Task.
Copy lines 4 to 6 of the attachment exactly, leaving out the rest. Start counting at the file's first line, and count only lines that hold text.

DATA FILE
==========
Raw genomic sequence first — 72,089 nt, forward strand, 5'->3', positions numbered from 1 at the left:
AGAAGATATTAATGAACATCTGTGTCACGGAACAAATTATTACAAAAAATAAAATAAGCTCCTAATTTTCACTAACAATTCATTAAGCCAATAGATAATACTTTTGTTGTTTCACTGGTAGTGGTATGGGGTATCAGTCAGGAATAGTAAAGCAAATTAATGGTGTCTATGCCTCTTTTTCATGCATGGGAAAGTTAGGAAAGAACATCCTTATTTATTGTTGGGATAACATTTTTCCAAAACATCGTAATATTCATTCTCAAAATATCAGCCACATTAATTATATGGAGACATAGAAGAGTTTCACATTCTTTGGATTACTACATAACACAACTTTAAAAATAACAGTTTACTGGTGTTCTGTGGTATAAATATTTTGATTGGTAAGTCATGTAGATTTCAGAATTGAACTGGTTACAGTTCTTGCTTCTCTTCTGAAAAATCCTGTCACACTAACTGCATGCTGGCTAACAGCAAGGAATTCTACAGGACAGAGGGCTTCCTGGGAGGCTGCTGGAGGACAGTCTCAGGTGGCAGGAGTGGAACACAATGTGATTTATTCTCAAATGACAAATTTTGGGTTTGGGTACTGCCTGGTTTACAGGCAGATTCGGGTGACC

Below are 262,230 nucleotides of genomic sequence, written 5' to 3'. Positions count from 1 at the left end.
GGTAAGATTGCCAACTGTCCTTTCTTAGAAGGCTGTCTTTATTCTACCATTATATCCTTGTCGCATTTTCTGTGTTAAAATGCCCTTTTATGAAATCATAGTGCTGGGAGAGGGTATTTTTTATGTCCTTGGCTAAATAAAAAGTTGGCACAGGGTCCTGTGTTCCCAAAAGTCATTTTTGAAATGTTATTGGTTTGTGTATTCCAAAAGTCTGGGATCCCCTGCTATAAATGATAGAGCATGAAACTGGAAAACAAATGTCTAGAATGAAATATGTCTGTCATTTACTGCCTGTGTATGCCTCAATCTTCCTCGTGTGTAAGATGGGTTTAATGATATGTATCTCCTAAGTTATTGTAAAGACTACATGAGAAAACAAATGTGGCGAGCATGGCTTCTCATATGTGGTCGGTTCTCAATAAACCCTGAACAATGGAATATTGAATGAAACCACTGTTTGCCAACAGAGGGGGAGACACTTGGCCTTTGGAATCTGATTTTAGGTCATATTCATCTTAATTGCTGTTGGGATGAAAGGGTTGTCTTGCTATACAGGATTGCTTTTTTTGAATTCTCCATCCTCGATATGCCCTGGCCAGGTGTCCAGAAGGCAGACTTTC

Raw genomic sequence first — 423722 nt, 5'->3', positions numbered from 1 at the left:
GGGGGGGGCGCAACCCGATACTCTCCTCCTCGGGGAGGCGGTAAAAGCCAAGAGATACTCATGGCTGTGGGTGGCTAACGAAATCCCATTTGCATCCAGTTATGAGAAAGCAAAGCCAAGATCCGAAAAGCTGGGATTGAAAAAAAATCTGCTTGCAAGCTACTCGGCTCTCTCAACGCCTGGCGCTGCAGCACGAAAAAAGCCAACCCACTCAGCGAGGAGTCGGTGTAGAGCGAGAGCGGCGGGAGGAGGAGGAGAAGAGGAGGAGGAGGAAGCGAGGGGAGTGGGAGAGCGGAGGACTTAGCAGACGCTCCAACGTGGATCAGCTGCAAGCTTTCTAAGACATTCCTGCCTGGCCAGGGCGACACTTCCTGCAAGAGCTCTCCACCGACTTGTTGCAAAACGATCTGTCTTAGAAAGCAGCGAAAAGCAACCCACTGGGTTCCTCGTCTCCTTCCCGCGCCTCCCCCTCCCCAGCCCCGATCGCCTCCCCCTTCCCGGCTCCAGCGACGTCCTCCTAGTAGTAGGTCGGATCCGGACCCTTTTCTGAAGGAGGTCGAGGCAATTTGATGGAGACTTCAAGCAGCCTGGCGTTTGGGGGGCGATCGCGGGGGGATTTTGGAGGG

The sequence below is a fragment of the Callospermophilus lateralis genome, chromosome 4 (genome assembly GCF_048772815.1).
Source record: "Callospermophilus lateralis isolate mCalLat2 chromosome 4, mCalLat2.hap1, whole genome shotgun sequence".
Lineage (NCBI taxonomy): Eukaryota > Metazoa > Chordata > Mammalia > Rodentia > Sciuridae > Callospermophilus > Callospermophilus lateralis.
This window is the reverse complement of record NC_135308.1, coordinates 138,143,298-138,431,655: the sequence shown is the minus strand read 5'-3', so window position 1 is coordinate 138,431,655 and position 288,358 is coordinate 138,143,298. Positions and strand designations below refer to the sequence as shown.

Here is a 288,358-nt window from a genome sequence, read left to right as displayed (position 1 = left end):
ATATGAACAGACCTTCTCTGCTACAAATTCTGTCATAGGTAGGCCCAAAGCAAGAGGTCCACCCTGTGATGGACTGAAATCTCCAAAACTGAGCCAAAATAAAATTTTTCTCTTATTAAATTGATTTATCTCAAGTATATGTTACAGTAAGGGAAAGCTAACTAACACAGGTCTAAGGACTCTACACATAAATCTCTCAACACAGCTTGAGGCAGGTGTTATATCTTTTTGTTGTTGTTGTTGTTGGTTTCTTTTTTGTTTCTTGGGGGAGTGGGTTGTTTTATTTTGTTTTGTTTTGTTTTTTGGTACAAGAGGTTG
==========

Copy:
GGTAAGATTGCCAACTGTCCTTTCTTAGAAGGCTGTCTTTATTCTACCATTATATCCTTGTCGCATTTTCTGTGTTAAAATGCCCTTTTATGAAATCATAGTGCTGGGAGAGGGTATTTTTTATGTCCTTGGCTAAATAAAAAGTTGGCACAGGGTCCTGTGTTCCCAAAAGTCATTTTTGAAATGTTATTGGTTTGTGTATTCCAAAAGTCTGGGATCCCCTGCTATAAATGATAGAGCATGAAACTGGAAAACAAATGTCTAGAATGAAATATGTCTGTCATTTACTGCCTGTGTATGCCTCAATCTTCCTCGTGTGTAAGATGGGTTTAATGATATGTATCTCCTAAGTTATTGTAAAGACTACATGAGAAAACAAATGTGGCGAGCATGGCTTCTCATATGTGGTCGGTTCTCAATAAACCCTGAACAATGGAATATTGAATGAAACCACTGTTTGCCAACAGAGGGGGAGACACTTGGCCTTTGGAATCTGATTTTAGGTCATATTCATCTTAATTGCTGTTGGGATGAAAGGGTTGTCTTGCTATACAGGATTGCTTTTTTTGAATTCTCCATCCTCGATATGCCCTGGCCAGGTGTCCAGAAGGCAGACTTTC

Raw genomic sequence first — 423722 nt, 5'->3', positions numbered from 1 at the left:
GGGGGGGGCGCAACCCGATACTCTCCTCCTCGGGGAGGCGGTAAAAGCCAAGAGATACTCATGGCTGTGGGTGGCTAACGAAATCCCATTTGCATCCAGTTATGAGAAAGCAAAGCCAAGATCCGAAAAGCTGGGATTGAAAAAAAATCTGCTTGCAAGCTACTCGGCTCTCTCAACGCCTGGCGCTGCAGCACGAAAAAAGCCAACCCACTCAGCGAGGAGTCGGTGTAGAGCGAGAGCGGCGGGAGGAGGAGGAGAAGAGGAGGAGGAGGAAGCGAGGGGAGTGGGAGAGCGGAGGACTTAGCAGACGCTCCAACGTGGATCAGCTGCAAGCTTTCTAAGACATTCCTGCCTGGCCAGGGCGACACTTCCTGCAAGAGCTCTCCACCGACTTGTTGCAAAACGATCTGTCTTAGAAAGCAGCGAAAAGCAACCCACTGGGTTCCTCGTCTCCTTCCCGCGCCTCCCCCTCCCCAGCCCCGATCGCCTCCCCCTTCCCGGCTCCAGCGACGTCCTCCTAGTAGTAGGTCGGATCCGGACCCTTTTCTGAAGGAGGTCGAGGCAATTTGATGGAGACTTCAAGCAGCCTGGCGTTTGGGGGGCGATCGCGGGGGGATTTTGGAGGG